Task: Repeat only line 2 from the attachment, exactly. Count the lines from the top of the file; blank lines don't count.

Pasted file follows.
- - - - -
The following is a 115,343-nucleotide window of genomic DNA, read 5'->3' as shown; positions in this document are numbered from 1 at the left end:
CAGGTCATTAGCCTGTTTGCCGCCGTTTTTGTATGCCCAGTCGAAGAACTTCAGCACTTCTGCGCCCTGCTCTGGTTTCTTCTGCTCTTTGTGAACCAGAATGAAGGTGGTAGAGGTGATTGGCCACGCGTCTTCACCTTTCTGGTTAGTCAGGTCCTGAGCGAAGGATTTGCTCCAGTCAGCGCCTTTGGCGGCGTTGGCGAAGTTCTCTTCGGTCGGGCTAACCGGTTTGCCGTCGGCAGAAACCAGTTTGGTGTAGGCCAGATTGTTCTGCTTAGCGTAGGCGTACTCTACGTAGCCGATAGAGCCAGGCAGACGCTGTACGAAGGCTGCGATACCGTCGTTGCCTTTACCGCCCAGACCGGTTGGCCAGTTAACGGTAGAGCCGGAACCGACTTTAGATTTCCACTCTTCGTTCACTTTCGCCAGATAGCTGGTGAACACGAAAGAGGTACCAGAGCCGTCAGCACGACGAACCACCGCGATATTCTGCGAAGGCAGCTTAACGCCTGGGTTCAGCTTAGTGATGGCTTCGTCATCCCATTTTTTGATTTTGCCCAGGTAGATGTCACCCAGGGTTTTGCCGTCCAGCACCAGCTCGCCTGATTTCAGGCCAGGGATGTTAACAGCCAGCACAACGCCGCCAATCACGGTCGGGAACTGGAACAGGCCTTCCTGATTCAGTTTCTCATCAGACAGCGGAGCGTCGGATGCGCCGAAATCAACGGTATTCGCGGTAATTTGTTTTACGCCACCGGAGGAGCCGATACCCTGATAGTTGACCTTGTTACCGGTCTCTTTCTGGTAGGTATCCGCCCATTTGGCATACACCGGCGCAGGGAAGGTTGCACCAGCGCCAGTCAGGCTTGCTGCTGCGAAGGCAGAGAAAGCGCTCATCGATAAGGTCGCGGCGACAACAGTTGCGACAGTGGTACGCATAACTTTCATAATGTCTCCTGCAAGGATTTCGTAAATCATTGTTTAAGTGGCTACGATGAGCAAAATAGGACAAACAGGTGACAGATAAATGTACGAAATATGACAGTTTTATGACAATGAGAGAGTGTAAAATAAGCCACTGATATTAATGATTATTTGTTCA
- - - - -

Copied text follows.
CAGGTCATTAGCCTGTTTGCCGCCGTTTTTGTATGCCCAGTCGAAGAACTTCAGCACTTCTGCGCCCTGCTCTGGTTTCTTCTGCTCTTTGTGAACCAGAATGAAGGTGGTAGAGGTGATTGGCCACGCGTCTTCACCTTTCTGGTTAGTCAGGTCCTGAGCGAAGGATTTGCTCCAGTCAGCGCCTTTGGCGGCGTTGGCGAAGTTCTCTTCGGTCGGGCTAACCGGTTTGCCGTCGGCAGAAACCAGTTTGGTGTAGGCCAGATTGTTCTGCTTAGCGTAGGCGTACTCTACGTAGCCGATAGAGCCAGGCAGACGCTGTACGAAGGCTGCGATACCGTCGTTGCCTTTACCGCCCAGACCGGTTGGCCAGTTAACGGTAGAGCCGGAACCGACTTTAGATTTCCACTCTTCGTTCACTTTCGCCAGATAGCTGGTGAACACGAAAGAGGTACCAGAGCCGTCAGCACGACGAACCACCGCGATATTCTGCGAAGGCAGCTTAACGCCTGGGTTCAGCTTAGTGATGGCTTCGTCATCCCATTTTTTGATTTTGCCCAGGTAGATGTCACCCAGGGTTTTGCCGTCCAGCACCAGCTCGCCTGATTTCAGGCCAGGGATGTTAACAGCCAGCACAACGCCGCCAATCACGGTCGGGAACTGGAACAGGCCTTCCTGATTCAGTTTCTCATCAGACAGCGGAGCGTCGGATGCGCCGAAATCAACGGTATTCGCGGTAATTTGTTTTACGCCACCGGAGGAGCCGATACCCTGATAGTTGACCTTGTTACCGGTCTCTTTCTGGTAGGTATCCGCCCATTTGGCATACACCGGCGCAGGGAAGGTTGCACCAGCGCCAGTCAGGCTTGCTGCTGCGAAGGCAGAGAAAGCGCTCATCGATAAGGTCGCGGCGACAACAGTTGCGACAGTGGTACGCATAACTTTCATAATGTCTCCTGCAAGGATTTCGTAAATCATTGTTTAAGTGGCTACGATGAGCAAAATAGGACAAACAGGTGACAGATAAATGTACGAAATATGACAGTTTTATGACAATGAGAGAGTGTAAAATAAGCCACTGATATTAATGATTATTTGTTCA